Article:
One area Bazley must showcase is his ability to playmaker. The 21-year-old has a fantastic feel for the game and Oklahoma City must allow him to run more pick and roll. At 6’10, he possesses tremendous size for a ball-handler and possesses the vision to make the right play. Bazley could become the Thunder’s primary ball-handler if all indications render true.

Gilgeous-Alexander is in line to take on that responsibility but ultimately, Bazley has the IQ to share that role.

Al Horford is the New Oklahoma City Thunder Player-Coach

The arrival of Al Horford to the Oklahoma City Thunder is a bittersweet moment. The 34-year-old big man was rumored to be in talks with the Thunder back in 2016 but ultimately signed with the Boston Celtics after Kevin Durant failed to commit. Fast forward to 2020-21 and he’s now a patron of the MidWest.

Horford spent last year with the Philadelphia 76ers in a situation that did not fit. The Thunder acquired him in a trade for Danny Green and will look to rehab his value before presumably moving him to a contender. Horford is a skilled big man capable of playing inside and out, possesses high-level passing, a nice post-game, and a solid perimeter shot.

His best game as a Sixer came against Phoenix where he dropped 32 points including 5-8 from three.

Horford averaged 11.9 points, 6.8 rebounds, and four assists on 45 percent shooting and 35 percent from three last season.

His true value lies in his combinations with Gilgeous-Alexander, Bazley, and mentoring of first-round pick Aleksej Pokusevski. Horford is a great screener, pick and pop threat, and a fantastic positional defender who guide young players to their spots. On top of that, Horford will likely garner more touches than his time in Philadelphia. Oklahoma City is looking to reenact the Chris Paul Experience, rehab his value then move him to a contender.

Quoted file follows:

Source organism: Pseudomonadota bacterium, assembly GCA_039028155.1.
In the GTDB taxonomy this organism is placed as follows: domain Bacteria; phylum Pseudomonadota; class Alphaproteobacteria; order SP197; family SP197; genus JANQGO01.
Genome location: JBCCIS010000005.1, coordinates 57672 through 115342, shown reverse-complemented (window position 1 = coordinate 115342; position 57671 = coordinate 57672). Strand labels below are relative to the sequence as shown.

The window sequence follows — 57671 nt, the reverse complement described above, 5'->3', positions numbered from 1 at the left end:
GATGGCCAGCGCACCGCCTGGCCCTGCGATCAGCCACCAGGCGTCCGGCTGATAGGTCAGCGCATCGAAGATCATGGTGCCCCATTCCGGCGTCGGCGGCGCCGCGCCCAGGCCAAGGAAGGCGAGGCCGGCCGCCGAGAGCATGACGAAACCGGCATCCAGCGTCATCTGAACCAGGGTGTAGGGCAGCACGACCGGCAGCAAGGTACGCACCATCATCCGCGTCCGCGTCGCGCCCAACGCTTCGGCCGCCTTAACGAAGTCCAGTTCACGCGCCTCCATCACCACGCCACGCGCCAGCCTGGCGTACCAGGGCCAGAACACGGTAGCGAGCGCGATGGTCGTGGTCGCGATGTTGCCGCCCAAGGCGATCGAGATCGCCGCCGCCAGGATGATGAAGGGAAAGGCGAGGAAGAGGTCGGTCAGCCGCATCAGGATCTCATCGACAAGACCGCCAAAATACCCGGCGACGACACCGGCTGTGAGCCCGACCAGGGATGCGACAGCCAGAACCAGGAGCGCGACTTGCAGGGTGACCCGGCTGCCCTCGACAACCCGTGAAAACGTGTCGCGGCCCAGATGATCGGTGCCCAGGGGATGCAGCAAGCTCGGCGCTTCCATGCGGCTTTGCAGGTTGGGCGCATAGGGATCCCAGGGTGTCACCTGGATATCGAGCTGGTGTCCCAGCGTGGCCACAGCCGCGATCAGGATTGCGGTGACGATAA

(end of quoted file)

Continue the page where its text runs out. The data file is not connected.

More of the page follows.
Ultimately, Horford is the ideal veteran who can still play at a high level and mentor Oklahoma City’s youth.


Oklahoma City’s starting five will be a very competitive unit and have shown the type of basketball they want to play. In their final preseason game against the Chicago Bulls, coach Daignault gave his starters some extended playing time. The starting unit built a 22-point lead before sitting out the final two quarters.

This is a little concerning given the Thunder are striving for a high pick in next year’s loaded NBA draft but I suspect the club will offload some of its veterans by the trade deadline. I do not believe the team will be as bad as advertised and will win more games than expected.

It’s a nice development year for Gilgeous-Alexander, Bazely, and Dort who should take some nice strides in 2020-21.